I recently shared a post on Instagram about breakfast cereals. Which sparked a lot of questions about which ones were best for babies and young children. I’ve previously written a blog about breakfast cereals that are ideal for little ones. But it’s time to update that blog with some more information and more relevant products. How to choose a healthy breakfast cereal, with not too much sugar in, is so important for your little ones!
There are SO many choices when it comes to breakfast cereals. It can be hard to decipher which ones to choose for your little one. So I wanted to share some of my top tips, along with a few things to look out for when reading the labels.
p.s. I have a whole blog on HOW to read labels coming soon too, so watch this space!
Why offer breakfast cereals?
Despite some of the bad press, breakfast cereals are a quick and convenient option that many children enjoy. So, naturally, they’re a popular breakfast choice. They can be a great way to include a source of carbohydrates and fibre (depending on the type). Also, by adding milk or yoghurt and topping with fruit, milled seeds or nut butter, you can create a really balanced, nutritious meal to start the day. Read my blog here on How to get Extra Nutrients into my Child’s Breakfast!
Another important point to note about breakfast cereals is that many of them are fortified with vitamins and minerals. Which means they’ve had nutrients added, regardless of whether they naturally contained them before. While it’s not mandatory in the UK for breakfast cereals to be fortified, in practice most of them are. This can be a great way to meet recommended requirements for children, particularly if restricting any foods due to dietary choices or allergies.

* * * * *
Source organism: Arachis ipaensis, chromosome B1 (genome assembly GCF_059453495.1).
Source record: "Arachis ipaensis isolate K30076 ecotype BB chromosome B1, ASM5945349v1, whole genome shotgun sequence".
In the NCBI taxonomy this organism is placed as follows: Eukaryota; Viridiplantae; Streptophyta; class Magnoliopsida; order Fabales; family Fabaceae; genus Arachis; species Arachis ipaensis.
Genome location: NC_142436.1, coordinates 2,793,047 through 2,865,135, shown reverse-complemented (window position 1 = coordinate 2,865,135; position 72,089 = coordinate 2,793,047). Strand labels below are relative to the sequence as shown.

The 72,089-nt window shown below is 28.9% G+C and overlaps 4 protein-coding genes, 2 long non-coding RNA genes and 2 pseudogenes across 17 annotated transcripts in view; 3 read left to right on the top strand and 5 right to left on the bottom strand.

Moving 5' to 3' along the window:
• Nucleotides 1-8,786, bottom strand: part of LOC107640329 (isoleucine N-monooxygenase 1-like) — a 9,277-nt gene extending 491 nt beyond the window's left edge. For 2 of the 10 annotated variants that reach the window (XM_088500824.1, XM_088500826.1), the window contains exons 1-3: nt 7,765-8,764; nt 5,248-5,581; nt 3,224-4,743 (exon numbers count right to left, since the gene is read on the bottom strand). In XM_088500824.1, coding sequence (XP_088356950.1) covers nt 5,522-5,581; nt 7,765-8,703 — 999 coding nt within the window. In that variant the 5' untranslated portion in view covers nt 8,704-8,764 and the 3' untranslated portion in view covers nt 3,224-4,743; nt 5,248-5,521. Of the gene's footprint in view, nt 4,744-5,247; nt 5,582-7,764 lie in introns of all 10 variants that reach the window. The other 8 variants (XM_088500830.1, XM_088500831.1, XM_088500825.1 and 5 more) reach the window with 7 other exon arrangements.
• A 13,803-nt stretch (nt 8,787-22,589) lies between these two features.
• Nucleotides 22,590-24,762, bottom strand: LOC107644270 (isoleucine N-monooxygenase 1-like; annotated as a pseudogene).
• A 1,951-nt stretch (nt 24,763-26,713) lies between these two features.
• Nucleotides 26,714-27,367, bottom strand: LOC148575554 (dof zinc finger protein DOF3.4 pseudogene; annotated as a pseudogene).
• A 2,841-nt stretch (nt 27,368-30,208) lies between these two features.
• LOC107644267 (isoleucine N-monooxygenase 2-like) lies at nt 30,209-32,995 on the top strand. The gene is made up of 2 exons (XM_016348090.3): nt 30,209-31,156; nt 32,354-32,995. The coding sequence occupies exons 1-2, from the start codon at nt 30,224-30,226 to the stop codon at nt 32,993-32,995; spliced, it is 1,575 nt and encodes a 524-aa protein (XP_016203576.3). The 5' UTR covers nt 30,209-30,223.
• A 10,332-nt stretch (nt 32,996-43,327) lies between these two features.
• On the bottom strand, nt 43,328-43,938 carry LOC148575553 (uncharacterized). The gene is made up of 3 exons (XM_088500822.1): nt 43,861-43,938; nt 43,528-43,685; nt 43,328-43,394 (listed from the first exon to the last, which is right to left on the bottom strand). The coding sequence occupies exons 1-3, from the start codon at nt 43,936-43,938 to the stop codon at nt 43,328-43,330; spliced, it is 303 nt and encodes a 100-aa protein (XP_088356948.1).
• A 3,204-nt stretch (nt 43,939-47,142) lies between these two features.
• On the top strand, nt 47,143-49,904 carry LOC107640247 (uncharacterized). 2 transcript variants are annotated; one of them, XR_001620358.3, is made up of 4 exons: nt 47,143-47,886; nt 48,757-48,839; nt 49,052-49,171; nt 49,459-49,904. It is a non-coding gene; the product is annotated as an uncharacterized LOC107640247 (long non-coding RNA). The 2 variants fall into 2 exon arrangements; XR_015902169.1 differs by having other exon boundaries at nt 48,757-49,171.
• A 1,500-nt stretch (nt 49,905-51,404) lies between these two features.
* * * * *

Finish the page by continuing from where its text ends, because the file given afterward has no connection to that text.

The most common nutrients that are added to cereals include niacin, thiamine, riboflavin, vitamin B6, folic acid and iron. While some also have added vitamin D and B12. Whilst these are all nutrients that can be found in other foods, cereals are often one of the most common source of these nutrients, both for children and adults. It’s important not to dismiss that!
So, what should I look out for when buying Breakfast Cereals?
Unfortunately, many breakfast cereals marketed to kids can be quite high in sugar and salt and therefore aren’t always ideal to offer to young children regularly. By looking out for a few facts on the label, it can be easier to make sense of which ones are a smart, regular choice.
By checking the 100g column on the back of labels we can easily see what foods are high, low and medium in salt and sugar, as in the table below.
Use these values when checking the 100g column on the back of packets.
* the amount that qualified as ‘High Sugar’ used to be 15grams/100grams until 2014 when the Government changed it to 22.5grams/100g.
To put this into context with some of the most popular brands available, the graphic below compares the sugar and fibre content. As you can see, there’s quite a big difference in sugar content from the lowest (0.7g/100g) to the highest (37g/100g)!
Infographic by Charlotte Radcliffe
As a reminder, for sugar ideally you want to aim for those with less than 5g/100g and for fibre, anything with at least 3g/100g is considered a “source of fibre.”
And here’s another great visual comparing these brands for low, medium and high sugar content:
Infographic by Charlotte Radcliffe
Hopefully this will help when choosing breakfast cereals for your little ones! I’ll be sharing a more detailed guide to making sense of food labels soon and you can also find more information on breakfast cereals, healthy breakfast ideas, food labels and a quick guide to label reading using these links.
Massive thank you to Charlotte Radcliffe BSc Hons, RNutr from The Nutrition Consultant for producing these infographics and for Katarina Martinez-Thomas from What Food When for helping me to update this blog.
I’ll have one all about label reading to come VERY soon, so watch this space!